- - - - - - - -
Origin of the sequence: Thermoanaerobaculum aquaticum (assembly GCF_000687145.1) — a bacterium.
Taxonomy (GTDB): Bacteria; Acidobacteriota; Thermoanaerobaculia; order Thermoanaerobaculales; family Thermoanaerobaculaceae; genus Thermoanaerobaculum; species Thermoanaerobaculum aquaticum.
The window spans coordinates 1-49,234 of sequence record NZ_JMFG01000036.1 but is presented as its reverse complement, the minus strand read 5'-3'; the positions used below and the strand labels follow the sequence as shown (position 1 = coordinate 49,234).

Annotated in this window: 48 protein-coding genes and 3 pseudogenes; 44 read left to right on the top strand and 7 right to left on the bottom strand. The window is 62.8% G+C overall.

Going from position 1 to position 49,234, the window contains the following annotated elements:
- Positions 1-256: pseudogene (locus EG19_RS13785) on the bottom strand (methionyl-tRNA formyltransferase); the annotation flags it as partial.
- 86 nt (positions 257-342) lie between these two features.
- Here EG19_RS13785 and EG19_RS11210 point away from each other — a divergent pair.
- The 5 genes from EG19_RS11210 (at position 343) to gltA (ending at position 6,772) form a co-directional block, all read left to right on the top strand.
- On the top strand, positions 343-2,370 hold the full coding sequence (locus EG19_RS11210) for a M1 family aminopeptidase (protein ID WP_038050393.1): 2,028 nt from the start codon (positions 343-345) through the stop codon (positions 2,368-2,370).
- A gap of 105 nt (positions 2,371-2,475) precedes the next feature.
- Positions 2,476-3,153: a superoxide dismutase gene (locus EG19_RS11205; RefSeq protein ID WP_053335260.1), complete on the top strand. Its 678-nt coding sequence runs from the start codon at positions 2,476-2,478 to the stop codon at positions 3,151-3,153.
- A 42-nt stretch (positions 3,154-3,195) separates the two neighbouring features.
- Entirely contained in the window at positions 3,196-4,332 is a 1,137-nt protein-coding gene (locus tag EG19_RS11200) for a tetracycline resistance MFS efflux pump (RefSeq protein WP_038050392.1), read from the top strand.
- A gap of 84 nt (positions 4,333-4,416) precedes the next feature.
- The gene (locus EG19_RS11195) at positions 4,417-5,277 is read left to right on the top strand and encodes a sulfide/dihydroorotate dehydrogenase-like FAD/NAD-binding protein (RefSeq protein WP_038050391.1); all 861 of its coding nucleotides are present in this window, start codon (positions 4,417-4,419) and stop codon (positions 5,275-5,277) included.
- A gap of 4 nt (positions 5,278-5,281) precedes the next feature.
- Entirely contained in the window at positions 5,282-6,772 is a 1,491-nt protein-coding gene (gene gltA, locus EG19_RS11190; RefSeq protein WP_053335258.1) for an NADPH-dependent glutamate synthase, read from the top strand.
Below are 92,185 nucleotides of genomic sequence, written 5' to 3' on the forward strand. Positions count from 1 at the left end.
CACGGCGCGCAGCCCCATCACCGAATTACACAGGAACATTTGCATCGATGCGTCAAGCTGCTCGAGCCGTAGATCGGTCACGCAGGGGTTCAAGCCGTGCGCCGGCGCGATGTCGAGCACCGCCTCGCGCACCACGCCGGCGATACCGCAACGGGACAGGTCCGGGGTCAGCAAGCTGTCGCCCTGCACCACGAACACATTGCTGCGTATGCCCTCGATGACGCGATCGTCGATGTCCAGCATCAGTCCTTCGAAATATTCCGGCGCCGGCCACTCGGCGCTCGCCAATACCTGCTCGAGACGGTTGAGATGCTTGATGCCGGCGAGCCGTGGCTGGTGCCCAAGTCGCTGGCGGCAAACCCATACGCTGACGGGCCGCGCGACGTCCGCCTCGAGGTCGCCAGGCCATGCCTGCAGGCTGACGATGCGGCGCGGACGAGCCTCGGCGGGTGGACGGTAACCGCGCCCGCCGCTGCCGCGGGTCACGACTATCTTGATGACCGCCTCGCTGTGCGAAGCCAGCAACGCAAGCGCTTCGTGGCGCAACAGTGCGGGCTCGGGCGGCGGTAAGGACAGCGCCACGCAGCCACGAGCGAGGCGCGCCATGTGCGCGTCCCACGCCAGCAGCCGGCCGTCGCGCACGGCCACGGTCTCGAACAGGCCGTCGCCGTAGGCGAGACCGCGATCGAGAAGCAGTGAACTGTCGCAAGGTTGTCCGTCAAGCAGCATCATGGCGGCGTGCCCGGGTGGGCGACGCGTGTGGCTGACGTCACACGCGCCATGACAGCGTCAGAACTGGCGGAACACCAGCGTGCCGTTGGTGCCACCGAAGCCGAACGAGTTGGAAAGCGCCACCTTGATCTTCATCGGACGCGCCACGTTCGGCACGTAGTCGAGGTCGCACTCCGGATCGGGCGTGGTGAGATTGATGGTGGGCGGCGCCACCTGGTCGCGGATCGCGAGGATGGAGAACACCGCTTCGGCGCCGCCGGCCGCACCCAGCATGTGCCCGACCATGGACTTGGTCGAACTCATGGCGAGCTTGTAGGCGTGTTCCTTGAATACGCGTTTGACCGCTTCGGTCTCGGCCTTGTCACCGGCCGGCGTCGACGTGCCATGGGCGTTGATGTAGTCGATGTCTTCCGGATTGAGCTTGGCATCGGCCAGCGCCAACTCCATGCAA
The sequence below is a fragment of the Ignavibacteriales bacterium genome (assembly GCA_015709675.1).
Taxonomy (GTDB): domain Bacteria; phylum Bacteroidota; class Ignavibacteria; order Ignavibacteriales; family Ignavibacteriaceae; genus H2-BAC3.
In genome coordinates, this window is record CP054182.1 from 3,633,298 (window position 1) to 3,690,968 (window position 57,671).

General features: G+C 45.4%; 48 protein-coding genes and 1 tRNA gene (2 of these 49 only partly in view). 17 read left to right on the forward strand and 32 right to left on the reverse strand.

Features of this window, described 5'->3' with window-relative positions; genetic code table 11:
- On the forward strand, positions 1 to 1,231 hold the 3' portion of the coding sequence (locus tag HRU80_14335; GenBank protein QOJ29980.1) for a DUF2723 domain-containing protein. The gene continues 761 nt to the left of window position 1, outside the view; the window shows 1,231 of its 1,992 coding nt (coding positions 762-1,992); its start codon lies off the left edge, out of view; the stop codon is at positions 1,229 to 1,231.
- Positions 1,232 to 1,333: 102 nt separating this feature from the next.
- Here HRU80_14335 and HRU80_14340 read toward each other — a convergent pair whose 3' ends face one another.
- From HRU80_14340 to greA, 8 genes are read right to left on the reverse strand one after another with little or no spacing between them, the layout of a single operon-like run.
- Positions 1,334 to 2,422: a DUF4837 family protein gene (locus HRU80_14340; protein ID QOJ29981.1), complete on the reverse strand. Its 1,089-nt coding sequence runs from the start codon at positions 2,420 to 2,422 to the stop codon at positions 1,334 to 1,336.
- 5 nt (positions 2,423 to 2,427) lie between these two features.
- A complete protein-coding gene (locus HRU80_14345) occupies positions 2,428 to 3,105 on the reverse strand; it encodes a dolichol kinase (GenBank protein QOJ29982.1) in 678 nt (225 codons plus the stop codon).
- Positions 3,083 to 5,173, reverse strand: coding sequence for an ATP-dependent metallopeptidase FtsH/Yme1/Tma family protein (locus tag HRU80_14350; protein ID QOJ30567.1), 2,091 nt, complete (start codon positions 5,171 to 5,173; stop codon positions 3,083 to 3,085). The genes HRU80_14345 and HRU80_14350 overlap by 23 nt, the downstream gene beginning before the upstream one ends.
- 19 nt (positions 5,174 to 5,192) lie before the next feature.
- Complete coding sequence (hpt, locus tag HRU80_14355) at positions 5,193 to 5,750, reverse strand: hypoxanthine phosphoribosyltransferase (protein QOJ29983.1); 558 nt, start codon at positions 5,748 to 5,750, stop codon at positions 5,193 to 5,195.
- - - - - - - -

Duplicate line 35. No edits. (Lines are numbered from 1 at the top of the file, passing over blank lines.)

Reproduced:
- Complete coding sequence (hpt, locus tag HRU80_14355) at positions 5,193 to 5,750, reverse strand: hypoxanthine phosphoribosyltransferase (protein QOJ29983.1); 558 nt, start codon at positions 5,748 to 5,750, stop codon at positions 5,193 to 5,195.